CORAL SPRINGS, Fla. — A few extra blows of the conch horn after a short-and-sweet Bruins practice in sunny South Florida:
▪ It’s too late in the season, and the Bruins are a veteran club that will not overlook the Panthers entirely. But given the standings, and their recent history, this feels like a respite in a two-game Boston-Tampa Bay series. If the NHL-best Bruins and third-place Lightning keep this up, Saturday won’t be the only rematch between these teams.
“We obviously match up pretty well,” Brad Marchand said after Tuesday’s 2-1 win in Tampa, a highly competitive, hotly contested affair. “Both two of the top teams in the league. The egos sort of come out in those situations. It’s always a fun game being down here and playing against them.”
The Bruins (42-13-12) have a few areas they’d like to clean up before visiting the Panthers (33-26-7), who have fallen 5 points out of a second wild-card spot. Two teams going in different directions, here. The Bruins are 13-3-0 since their late-January bye break. The Panthers are 5-10-2, and in danger of a disappointing playoff miss after signing $10 million netminder Sergei Bobrovsky and several other veterans.
With a few high-intensity, short-area scrimmages at Wednesday’s practice, the Bruins addressed a power play that wasn’t as crisp as they’d like in Tampa (0 for 3). They also worked on breakouts, which weren’t always successful amid the Lightning’s third-period push.
“Today was more about getting guys on the ice for about 20 minutes, let them enjoy some sunshine,” said coach Bruce Cassidy, before departing for an afternoon tee time at a local golf course. “I think it’s good for the body and soul.”
Florida is fifth in goals per game (3.39) and defensemen Aaron Ekblad and Keith Yandle love to join the rush, but it can be a bit of a mess defensively (third-most goals allowed, 3.39 per game). If the Bruins can hem the Panthers in their zone, they could find tired defenders making poor decisions.
Tampa, as we saw Tuesday, is a different story.
▪ Marchand felt better after a bout with food poisoning, Cassidy said, but he didn’t practice. He is expected to face the Panthers, and Anders Bjork (who rode in his spot Wednesday) is likely to take his third healthy scratch in a row. Jaroslav Halak will start in goal.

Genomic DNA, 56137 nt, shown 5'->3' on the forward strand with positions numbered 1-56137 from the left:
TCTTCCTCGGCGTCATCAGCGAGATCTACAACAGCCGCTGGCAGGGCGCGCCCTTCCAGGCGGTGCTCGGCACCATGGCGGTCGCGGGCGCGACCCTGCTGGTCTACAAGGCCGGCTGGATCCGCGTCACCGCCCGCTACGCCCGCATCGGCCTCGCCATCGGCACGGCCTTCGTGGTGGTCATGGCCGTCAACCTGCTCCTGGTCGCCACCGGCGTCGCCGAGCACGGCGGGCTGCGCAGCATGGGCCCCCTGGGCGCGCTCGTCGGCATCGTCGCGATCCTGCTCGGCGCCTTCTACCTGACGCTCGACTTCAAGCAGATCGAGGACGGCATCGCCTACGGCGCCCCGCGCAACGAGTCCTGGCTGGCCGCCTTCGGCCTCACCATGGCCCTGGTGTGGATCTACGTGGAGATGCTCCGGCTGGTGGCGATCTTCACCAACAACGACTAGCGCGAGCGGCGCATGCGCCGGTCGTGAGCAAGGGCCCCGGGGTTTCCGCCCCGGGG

▪ Cassidy wants more finish and pace from the second line, featuring David Krejci and his two ex-Duck wingers, Nick Ritchie and Ondrej Kase.
Ritchie is not the typical new-age Bruins winger — flying down the wall — but Cassidy doesn’t think he’s out of place. He sees a player making short-area plays and sacrificing his body to block shots.
“I feel like we’re getting there,” Krejci said. “They ask questions on the bench. Ritchie’s a good thinker, they want to be part of it, they want to learn it quick. The faster they learn, the better it is for them and the team. They’re asking questions and I feel like it’s going well.”
Ritchie’s ex-teammate on the Ducks, Chris Wagner, said Ritchie was “probably thinking a little too much,” adding that he knows the feeling.
Wagner said he did the same when he was traded to the Islanders at the 2018 deadline; it was hard to get out of his own way. When he came to Boston last year, he found himself standing at the blue line waiting to tip passes into the offensive zone, and then go get the puck. The Bruins don’t play that way. They prefer wingers to stay closer to the defensive zone, and attack as a unit.
“We play a faster game,” Wagner said, “so that takes a while to adjust to.”
▪ What preceded Joakim Nordstrom’s fight with Lightning pest Yanni Gourde? Not much, according to Nordstrom, other than two players defending their turf in a heated game.
“Just a scrum and I saw he dropped his gloves,” Nordstrom said. “I dropped them too. I don’t think he’s a big scrapper, but neither am I. It was a good battle.”
Wagner liked it.
“It was great,” he said. “Especially against that team. I feel like something’s going to happen.”
Nordstrom, a healthy scratch four straight games late last month, hasn’t scored since Dec. 31. But he has been good in his typical checking/penalty killing role the last two games, and Cassidy said he has been pleased with his Sean Kuraly-Par Lindholm-Nordstrom fourth line.
“I’m strong on pucks lately,” Nordstrom said. “Hoping for a bounce here.”
▪ The Bruins are happy for Noel Acciari, who has a stunning 20 goals in his first year as a Panther. What’s the scouting report on No. 55 in red?
“Don’t let him shoot,” Wagner said of the Johnston, R.I., and Providence product, who played with Wagner on the South Shore Kings junior team and the Bruins last year. “What’s his shooting percentage, 40? I’m sure if you asked him, he still can’t believe it. Don’t let him get in the offensive zone.”
Acciari is shooting 19.2 percent, which as of Wednesday was tied for sixth among players with 100 or more shots. Most of his goals have come near the blue paint: tips, rebounds and short strokes.
Would Wagner ever drop the gloves with Acciari, his teammate as far back as elementary school? “I can’t imagine,” Wagner said. Then again, he added, “I know he’s a lefty.”
▪ Another beloved ex-Bruin, Johnny Boychuk, was on the minds of his former teammates. Marchand was among several Bruins who reacted, mouth agape, to the news the Islanders defenseman took a skate to the face from Canadiens forward Artturi Lehkonen on Tuesday. Boychuk needed 90 small stitches to close a wound around his eye (the eye was not damaged). It’s unclear when he will return, but he was in characteristically good spirits afterward. “Thank you to everyone for the positive messages and thoughts!” Boychuk tweeted Wednesday. “I am extremely grateful. Please know they did not go unheard. Luckily for me the skate only cut my eyelid. Sorry for the late response...facial recognition wasn’t working... thank you again my friends. Johnny B.”